Another very promising approach related to gene delivery is exon skipping. Several different classes of drugs and chemical compounds have now been shown to alter mRNA splicing, to skip over the mutated exon. This therapeutic approach would require lifetime treatment, but would also avoid some of the major complications of the viral delivery methods. Yet, exon skipping strategies will not be able to treat all boys. Currently, the drugs in development target the most common mutations that cause DMD and can, in theory, currently treat around 13% of all boys. With continued development, it is estimated that exon skipping therapies could be used to treat up to about 80% of all boys [34]. These treatments, once optimized, will again be unlikely to treat 100% of the cells and in the cells that are affected it is unlikely that dystrophin would reach 100%. Once again, this treatment creates a milder, Becker-like pathology. The effect of exercise here is unknown. Exercise could modify the uptake of the drug or could separately affect its ability to work, as exercise is known to affect gene and protein expression of dystrophin, utrophin, and other structural proteins [35]. Exercise also effects numerous signaling pathways in muscles, some of which are directly related to, or control, gene splicing [36]. It seems very likely that exercise of the correct dose would increase the ability of the drug to work, whether or not it affected drug uptake. Direct experiments will be needed.

4.1. Genome Editing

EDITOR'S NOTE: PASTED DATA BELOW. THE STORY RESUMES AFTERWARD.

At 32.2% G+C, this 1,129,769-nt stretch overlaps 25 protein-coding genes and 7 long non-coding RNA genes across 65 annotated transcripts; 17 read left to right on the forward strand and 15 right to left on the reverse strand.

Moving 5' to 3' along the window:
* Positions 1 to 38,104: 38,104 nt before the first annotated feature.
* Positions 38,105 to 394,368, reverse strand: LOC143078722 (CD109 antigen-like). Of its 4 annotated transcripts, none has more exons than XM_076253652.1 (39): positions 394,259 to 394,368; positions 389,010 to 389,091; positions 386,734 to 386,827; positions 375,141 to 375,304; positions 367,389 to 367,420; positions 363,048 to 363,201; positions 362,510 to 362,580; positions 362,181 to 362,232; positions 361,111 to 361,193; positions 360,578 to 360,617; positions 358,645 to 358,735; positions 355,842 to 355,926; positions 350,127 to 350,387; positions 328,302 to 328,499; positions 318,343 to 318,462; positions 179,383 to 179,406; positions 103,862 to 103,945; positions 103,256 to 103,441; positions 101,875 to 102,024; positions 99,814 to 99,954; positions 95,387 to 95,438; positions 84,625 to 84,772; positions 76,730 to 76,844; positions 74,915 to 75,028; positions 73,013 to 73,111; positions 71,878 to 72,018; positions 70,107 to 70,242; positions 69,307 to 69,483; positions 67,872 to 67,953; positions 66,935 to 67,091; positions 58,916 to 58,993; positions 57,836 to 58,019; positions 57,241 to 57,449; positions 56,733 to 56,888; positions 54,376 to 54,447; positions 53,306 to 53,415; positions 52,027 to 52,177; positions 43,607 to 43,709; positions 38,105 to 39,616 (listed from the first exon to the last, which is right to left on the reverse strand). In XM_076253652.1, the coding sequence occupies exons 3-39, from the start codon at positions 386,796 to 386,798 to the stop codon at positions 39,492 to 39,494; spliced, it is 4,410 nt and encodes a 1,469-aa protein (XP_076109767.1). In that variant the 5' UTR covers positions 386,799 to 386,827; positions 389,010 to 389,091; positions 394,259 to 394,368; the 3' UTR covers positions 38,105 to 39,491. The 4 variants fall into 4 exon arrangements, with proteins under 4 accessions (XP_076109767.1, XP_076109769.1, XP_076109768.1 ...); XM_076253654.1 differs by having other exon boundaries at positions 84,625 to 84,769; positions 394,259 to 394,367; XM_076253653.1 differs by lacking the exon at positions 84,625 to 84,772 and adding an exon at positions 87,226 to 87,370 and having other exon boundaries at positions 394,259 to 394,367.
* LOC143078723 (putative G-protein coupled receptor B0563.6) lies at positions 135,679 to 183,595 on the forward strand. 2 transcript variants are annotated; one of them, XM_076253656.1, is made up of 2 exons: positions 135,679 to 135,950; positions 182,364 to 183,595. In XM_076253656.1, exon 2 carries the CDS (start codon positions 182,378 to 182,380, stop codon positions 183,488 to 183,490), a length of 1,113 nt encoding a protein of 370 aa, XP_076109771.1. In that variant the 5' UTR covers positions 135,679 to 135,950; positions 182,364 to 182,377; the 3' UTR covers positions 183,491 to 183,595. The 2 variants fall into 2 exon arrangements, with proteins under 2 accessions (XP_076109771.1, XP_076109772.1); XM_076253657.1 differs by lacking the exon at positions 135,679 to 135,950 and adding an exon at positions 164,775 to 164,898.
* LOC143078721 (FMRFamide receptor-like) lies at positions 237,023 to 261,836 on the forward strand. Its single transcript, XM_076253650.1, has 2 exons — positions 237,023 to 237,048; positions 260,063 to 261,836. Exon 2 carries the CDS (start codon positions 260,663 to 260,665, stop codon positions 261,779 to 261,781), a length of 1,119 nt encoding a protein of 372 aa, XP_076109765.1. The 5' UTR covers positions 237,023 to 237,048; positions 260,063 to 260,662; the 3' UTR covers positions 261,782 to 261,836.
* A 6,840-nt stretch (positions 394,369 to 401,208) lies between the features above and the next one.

To be able to physically correct the DNA mutation causing the disease would be the ultimate goal of a gene-type therapy for DMD. To directly target the DNA of each cell, remove the mutation, and replace it with the correct sequence would, in theory, be considered a cure for this genetic disease. The advent of CRISPR/Cas9 technology now opens this possibility. Optimization is needed, including delivery of the protein machinery, precise control of DNA correction with no off-target effects, and the ability to turn this machinery off when it is no longer needed. Other methods, including zinc-finger nucleases and transcription activator-like effector nucleases (TALENs), are targeting nucleases that still hold potential [37]. However, delivery of these gene correcting proteins remains an obstacle for human patients. Even when delivery (likely by a viral vector) is optimized, off-target mutation is still a concern [38,39]. There is also the possibility of combining this therapy with cell-based therapy, by removing cells from a patient, modifying them outside the body, and delivering them back into the tissues of interest. This delivery could be systemic or localized. This process has been successfully accomplished with mdx mice [40], yet being able to correct enough cells, and getting enough of them to engraft correctly into the muscle tissue of humans remains a major obstacle. Because it would be unlikely to treat all cells, this process would also create a new Becker-like phenotype. Because of the variety of delivery methods that could be used for genome editing, it remais difficult to anticipate what the interactions would be with exercise. Factors such as inflammation, satellite cell activation and localization, and endogenously activated tissue repair pathways are all affected by exercise and could interfere with or enhance the response to these treatments. The stage of the disease is also likely to interact with treatment and exercise response. The length of time the patient had the disease before it was fully treated would affect the exercise response, as the patient would have at least some, or perhaps extensive, fibrosis before the remaining muscle cells were corrected. How exercise therapy could be used to improve muscle function in these patients is something that will require dedicated and specific research.